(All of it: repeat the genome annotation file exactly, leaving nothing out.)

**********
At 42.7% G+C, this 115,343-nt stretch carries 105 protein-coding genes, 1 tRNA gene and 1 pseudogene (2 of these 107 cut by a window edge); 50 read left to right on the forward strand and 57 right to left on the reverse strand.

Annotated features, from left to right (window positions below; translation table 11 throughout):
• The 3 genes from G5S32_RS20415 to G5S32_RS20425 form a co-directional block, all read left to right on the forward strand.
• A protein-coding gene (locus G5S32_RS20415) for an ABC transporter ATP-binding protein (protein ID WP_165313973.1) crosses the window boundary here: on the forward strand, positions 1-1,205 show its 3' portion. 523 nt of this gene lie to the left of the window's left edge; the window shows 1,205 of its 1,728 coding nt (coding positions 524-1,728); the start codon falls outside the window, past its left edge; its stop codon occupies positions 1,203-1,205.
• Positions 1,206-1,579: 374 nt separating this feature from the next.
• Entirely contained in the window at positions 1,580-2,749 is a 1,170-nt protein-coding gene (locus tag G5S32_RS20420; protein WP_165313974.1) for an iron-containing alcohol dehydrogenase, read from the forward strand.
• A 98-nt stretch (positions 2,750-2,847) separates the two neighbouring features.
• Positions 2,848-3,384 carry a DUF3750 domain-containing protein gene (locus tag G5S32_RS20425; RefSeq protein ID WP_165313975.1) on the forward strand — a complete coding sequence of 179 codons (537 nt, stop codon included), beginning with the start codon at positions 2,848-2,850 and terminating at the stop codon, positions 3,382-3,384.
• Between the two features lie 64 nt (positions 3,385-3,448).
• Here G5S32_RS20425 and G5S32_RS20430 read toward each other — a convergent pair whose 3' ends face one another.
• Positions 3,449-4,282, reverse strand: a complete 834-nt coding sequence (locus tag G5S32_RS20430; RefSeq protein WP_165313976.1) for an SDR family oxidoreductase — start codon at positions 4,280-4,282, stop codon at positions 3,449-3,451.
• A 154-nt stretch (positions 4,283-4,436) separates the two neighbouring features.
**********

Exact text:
At 42.7% G+C, this 115,343-nt stretch carries 105 protein-coding genes, 1 tRNA gene and 1 pseudogene (2 of these 107 cut by a window edge); 50 read left to right on the forward strand and 57 right to left on the reverse strand.

Annotated features, from left to right (window positions below; translation table 11 throughout):
• The 3 genes from G5S32_RS20415 to G5S32_RS20425 form a co-directional block, all read left to right on the forward strand.
• A protein-coding gene (locus G5S32_RS20415) for an ABC transporter ATP-binding protein (protein ID WP_165313973.1) crosses the window boundary here: on the forward strand, positions 1-1,205 show its 3' portion. 523 nt of this gene lie to the left of the window's left edge; the window shows 1,205 of its 1,728 coding nt (coding positions 524-1,728); the start codon falls outside the window, past its left edge; its stop codon occupies positions 1,203-1,205.
• Positions 1,206-1,579: 374 nt separating this feature from the next.
• Entirely contained in the window at positions 1,580-2,749 is a 1,170-nt protein-coding gene (locus tag G5S32_RS20420; protein WP_165313974.1) for an iron-containing alcohol dehydrogenase, read from the forward strand.
• A 98-nt stretch (positions 2,750-2,847) separates the two neighbouring features.
• Positions 2,848-3,384 carry a DUF3750 domain-containing protein gene (locus tag G5S32_RS20425; RefSeq protein ID WP_165313975.1) on the forward strand — a complete coding sequence of 179 codons (537 nt, stop codon included), beginning with the start codon at positions 2,848-2,850 and terminating at the stop codon, positions 3,382-3,384.
• Between the two features lie 64 nt (positions 3,385-3,448).
• Here G5S32_RS20425 and G5S32_RS20430 read toward each other — a convergent pair whose 3' ends face one another.
• Positions 3,449-4,282, reverse strand: a complete 834-nt coding sequence (locus tag G5S32_RS20430; RefSeq protein WP_165313976.1) for an SDR family oxidoreductase — start codon at positions 4,280-4,282, stop codon at positions 3,449-3,451.
• A 154-nt stretch (positions 4,283-4,436) separates the two neighbouring features.